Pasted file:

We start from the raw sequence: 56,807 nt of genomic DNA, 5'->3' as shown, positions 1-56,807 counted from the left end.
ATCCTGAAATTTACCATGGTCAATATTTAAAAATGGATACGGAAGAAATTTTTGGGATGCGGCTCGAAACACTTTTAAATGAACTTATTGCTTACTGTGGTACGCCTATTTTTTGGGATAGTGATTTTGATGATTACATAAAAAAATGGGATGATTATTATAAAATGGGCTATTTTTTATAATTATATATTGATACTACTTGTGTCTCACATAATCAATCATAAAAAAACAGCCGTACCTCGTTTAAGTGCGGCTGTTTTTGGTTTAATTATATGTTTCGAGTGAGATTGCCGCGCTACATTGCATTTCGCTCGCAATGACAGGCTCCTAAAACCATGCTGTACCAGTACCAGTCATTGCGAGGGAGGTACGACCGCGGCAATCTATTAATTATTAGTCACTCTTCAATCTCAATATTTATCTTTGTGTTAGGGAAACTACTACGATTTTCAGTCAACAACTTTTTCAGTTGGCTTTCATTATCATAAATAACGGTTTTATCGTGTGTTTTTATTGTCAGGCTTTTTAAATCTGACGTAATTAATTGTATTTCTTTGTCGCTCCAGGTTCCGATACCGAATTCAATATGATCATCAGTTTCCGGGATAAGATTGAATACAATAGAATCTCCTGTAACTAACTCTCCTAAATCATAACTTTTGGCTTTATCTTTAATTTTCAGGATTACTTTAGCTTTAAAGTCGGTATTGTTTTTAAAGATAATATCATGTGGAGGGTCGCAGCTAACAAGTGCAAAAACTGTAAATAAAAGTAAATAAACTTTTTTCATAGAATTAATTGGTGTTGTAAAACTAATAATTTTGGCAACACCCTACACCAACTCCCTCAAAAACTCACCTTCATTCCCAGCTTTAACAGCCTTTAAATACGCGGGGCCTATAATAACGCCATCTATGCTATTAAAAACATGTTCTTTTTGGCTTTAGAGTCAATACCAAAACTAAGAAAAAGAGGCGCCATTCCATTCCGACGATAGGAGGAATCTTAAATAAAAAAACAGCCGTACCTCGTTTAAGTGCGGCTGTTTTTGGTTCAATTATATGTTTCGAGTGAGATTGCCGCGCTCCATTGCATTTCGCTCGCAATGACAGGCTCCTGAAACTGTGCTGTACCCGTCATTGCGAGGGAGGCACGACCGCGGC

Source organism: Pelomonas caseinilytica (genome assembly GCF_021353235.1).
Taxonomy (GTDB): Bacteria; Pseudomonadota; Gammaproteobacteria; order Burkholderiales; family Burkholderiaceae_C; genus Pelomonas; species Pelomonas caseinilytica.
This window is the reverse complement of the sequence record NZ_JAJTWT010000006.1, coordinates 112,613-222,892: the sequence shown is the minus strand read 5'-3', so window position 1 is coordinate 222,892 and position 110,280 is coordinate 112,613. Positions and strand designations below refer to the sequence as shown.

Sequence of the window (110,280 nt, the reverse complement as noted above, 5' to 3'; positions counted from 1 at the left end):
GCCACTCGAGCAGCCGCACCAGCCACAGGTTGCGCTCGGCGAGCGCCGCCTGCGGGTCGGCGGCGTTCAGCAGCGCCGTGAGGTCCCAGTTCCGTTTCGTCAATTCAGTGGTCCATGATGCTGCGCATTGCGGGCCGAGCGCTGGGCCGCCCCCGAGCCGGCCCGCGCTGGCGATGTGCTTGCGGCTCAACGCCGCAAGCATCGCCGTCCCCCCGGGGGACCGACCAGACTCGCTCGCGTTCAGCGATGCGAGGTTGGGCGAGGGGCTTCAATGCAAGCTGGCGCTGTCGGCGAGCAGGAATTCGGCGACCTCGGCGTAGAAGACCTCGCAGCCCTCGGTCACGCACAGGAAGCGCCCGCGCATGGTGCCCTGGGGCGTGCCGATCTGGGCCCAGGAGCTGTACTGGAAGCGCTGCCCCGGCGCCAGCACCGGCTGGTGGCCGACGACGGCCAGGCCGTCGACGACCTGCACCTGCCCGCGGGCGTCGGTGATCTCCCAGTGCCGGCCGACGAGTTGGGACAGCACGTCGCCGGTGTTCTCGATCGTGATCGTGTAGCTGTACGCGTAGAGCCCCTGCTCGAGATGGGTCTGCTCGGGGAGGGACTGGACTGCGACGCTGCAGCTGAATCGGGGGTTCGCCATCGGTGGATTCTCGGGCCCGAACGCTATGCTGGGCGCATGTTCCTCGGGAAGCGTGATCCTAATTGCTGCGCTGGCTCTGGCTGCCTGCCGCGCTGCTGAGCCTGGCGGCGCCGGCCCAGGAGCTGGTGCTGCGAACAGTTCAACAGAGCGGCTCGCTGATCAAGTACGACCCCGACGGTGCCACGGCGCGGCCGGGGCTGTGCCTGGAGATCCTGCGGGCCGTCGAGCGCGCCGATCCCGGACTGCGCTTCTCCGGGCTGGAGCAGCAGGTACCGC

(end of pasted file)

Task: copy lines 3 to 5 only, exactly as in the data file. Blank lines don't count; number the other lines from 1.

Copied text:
Source organism: Pelomonas caseinilytica (genome assembly GCF_021353235.1).
Taxonomy (GTDB): Bacteria; Pseudomonadota; Gammaproteobacteria; order Burkholderiales; family Burkholderiaceae_C; genus Pelomonas; species Pelomonas caseinilytica.
This window is the reverse complement of the sequence record NZ_JAJTWT010000006.1, coordinates 112,613-222,892: the sequence shown is the minus strand read 5'-3', so window position 1 is coordinate 222,892 and position 110,280 is coordinate 112,613. Positions and strand designations below refer to the sequence as shown.